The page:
Kroonlinna tuba_koidula_muuseum_Marie Rosalie Hanni

The Koidula Museum

The birthplace of Estonia’s national awakening 

The Koidula Museum presents the life and activities of two great minds of the Estonian national awakening – Johann Voldemar Jannsen and his daughter, Lydia Koidula. The museum is located in Pärnu in the residence of the Jannsen family, which was also a school building and a newspaper’s editorial office at the same time. Johann Voldemar Jannsen taught children at school and also published the Estonian newspaper Perno Postimees. In the Koidula Museum, you can get an idea of the Jannsen family’s life, upbringing, and economic issues. Their later life in Tartu and their role in the events of Estonia’s national awakening are also reflected in the museum.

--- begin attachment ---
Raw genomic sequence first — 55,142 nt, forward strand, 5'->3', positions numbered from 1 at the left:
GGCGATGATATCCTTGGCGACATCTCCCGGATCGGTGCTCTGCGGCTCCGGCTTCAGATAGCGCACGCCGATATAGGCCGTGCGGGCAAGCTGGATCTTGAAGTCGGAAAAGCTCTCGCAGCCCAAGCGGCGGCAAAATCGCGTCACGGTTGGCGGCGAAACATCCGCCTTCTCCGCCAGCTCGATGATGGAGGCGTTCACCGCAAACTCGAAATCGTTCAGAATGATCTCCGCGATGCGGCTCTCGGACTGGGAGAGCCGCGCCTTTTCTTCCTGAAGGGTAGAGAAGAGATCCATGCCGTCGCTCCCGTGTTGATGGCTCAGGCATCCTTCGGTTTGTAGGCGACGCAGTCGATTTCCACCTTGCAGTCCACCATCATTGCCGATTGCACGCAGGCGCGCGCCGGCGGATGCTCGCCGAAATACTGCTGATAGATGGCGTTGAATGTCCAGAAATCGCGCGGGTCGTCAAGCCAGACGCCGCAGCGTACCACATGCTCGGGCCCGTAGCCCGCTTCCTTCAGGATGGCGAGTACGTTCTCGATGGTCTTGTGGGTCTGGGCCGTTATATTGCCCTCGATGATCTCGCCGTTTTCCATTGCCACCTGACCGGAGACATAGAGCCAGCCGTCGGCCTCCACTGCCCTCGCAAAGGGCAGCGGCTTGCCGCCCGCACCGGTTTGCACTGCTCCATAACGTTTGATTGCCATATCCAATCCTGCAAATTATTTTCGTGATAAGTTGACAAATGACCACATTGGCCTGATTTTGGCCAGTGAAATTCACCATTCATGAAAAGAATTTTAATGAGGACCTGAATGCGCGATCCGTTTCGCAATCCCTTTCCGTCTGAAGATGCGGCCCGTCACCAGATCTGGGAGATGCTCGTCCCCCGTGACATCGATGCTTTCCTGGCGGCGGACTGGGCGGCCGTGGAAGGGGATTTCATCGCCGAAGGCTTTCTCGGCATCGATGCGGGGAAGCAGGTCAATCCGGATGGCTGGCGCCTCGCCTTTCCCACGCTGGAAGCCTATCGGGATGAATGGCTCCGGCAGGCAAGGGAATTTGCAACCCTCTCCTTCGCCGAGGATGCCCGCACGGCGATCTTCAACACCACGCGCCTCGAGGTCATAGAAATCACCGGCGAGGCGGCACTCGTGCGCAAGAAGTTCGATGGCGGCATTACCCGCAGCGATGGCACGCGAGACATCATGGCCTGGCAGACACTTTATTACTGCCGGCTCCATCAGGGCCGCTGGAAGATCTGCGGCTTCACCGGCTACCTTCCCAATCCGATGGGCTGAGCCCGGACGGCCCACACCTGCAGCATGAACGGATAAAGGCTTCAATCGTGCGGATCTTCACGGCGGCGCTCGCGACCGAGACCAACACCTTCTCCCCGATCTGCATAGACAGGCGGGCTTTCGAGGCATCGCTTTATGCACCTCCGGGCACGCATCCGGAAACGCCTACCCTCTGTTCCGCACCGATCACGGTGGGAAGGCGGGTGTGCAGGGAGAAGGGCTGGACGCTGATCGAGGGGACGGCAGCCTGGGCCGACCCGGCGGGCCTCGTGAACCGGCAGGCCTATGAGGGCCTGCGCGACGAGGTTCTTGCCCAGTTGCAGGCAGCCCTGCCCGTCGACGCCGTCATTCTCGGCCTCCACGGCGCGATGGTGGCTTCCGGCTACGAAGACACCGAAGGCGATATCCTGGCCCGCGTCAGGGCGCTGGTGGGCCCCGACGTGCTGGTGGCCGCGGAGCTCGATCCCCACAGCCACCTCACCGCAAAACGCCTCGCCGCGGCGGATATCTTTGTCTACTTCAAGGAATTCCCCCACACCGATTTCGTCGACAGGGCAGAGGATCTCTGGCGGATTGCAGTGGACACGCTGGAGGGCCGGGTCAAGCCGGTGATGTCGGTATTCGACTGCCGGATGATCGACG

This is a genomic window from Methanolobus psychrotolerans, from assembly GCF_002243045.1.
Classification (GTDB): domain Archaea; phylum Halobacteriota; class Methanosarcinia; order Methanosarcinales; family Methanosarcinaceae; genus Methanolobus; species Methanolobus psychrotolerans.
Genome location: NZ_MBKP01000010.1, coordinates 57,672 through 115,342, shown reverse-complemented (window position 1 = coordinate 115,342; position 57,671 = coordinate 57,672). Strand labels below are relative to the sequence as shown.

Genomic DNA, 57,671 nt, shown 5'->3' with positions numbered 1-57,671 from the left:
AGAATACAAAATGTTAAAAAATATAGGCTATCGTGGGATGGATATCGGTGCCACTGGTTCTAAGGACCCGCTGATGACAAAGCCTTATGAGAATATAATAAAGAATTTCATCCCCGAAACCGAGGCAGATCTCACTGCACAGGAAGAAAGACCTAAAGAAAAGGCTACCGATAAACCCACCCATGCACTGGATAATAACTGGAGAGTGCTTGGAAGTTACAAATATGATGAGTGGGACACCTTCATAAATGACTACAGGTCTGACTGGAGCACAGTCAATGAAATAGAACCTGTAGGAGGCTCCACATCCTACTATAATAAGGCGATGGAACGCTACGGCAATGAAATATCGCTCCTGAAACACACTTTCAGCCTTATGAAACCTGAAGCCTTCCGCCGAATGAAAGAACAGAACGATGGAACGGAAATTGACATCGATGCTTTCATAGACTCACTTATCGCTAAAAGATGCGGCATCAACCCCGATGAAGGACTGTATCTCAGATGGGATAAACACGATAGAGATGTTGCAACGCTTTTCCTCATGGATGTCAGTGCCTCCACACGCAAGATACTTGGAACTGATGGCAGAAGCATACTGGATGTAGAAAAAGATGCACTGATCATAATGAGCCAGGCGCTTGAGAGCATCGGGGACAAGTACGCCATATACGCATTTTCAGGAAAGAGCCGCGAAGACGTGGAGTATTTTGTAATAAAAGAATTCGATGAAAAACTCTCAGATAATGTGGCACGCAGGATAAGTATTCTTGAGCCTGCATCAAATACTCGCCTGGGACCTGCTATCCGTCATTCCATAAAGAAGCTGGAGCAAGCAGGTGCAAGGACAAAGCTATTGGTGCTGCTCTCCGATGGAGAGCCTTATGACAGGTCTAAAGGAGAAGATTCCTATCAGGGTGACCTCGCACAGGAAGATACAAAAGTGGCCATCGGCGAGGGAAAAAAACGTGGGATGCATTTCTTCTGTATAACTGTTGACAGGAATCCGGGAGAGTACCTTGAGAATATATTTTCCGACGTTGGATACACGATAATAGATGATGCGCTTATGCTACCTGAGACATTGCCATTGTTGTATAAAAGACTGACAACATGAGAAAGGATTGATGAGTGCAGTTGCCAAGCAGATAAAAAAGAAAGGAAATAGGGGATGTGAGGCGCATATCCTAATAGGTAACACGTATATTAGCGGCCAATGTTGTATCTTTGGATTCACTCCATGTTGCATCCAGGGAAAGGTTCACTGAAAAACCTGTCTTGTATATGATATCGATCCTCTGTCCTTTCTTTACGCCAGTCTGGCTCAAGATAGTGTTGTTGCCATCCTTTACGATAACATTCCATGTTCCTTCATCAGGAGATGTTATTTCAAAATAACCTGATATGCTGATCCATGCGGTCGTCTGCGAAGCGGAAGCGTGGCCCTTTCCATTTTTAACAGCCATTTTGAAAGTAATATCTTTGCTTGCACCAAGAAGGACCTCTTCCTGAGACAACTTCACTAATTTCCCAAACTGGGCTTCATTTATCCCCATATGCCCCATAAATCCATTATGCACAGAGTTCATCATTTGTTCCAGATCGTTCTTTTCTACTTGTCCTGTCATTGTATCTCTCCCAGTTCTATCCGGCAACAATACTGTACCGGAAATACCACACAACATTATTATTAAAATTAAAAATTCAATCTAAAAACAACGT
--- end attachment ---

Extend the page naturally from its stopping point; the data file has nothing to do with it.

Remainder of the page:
The development of Lydia Jannsen to a national poetess called Koidula (Singer of the Dawn), her education, literary role models, and correspondence with the writer Friedrich Reinhold Kreutzwald, the creator of the national epic Kalevipoeg, have a special exhibit on display. The exhibition also talks about Koidula’s years of marriage in Kronstadt, her travels in Europe, the split in the Estonian national movement, her father’s breakdown, and Lydia’s struggle with a terminal illness. Concerts and theater performances often take place on the open-air stage of the Koidula Museum. In the open-air gallery, you can view art and history exhibitions throughout the year.